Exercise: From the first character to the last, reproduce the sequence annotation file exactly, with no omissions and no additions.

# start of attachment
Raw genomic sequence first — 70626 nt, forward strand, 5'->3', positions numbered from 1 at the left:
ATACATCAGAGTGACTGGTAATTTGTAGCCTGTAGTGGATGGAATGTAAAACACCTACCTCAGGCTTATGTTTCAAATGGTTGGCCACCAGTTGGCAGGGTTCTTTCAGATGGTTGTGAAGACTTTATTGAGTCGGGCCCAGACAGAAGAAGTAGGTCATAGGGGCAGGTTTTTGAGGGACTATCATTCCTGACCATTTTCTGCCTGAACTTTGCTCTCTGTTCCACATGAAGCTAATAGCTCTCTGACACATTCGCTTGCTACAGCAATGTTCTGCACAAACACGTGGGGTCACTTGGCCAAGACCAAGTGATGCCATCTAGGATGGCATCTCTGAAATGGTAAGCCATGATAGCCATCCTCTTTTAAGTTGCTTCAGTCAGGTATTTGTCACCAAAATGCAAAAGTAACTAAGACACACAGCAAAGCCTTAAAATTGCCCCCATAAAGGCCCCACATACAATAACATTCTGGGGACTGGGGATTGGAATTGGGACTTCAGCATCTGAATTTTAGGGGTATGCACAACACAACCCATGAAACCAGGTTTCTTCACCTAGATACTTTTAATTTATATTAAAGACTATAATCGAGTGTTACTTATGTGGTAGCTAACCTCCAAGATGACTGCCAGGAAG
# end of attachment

Raw genomic sequence first — 70626 nt, forward strand, 5'->3', positions numbered from 1 at the left:
ATACATCAGAGTGACTGGTAATTTGTAGCCTGTAGTGGATGGAATGTAAAACACCTACCTCAGGCTTATGTTTCAAATGGTTGGCCACCAGTTGGCAGGGTTCTTTCAGATGGTTGTGAAGACTTTATTGAGTCGGGCCCAGACAGAAGAAGTAGGTCATAGGGGCAGGTTTTTGAGGGACTATCATTCCTGACCATTTTCTGCCTGAACTTTGCTCTCTGTTCCACATGAAGCTAATAGCTCTCTGACACATTCGCTTGCTACAGCAATGTTCTGCACAAACACGTGGGGTCACTTGGCCAAGACCAAGTGATGCCATCTAGGATGGCATCTCTGAAATGGTAAGCCATGATAGCCATCCTCTTTTAAGTTGCTTCAGTCAGGTATTTGTCACCAAAATGCAAAAGTAACTAAGACACACAGCAAAGCCTTAAAATTGCCCCCATAAAGGCCCCACATACAATAACATTCTGGGGACTGGGGATTGGAATTGGGACTTCAGCATCTGAATTTTAGGGGTATGCACAACACAACCCATGAAACCAGGTTTCTTCACCTAGATACTTTTAATTTATATTAAAGACTATAATCGAGTGTTACTTATGTGGTAGCTAACCTCCAAGATGACTGCCAGGAAG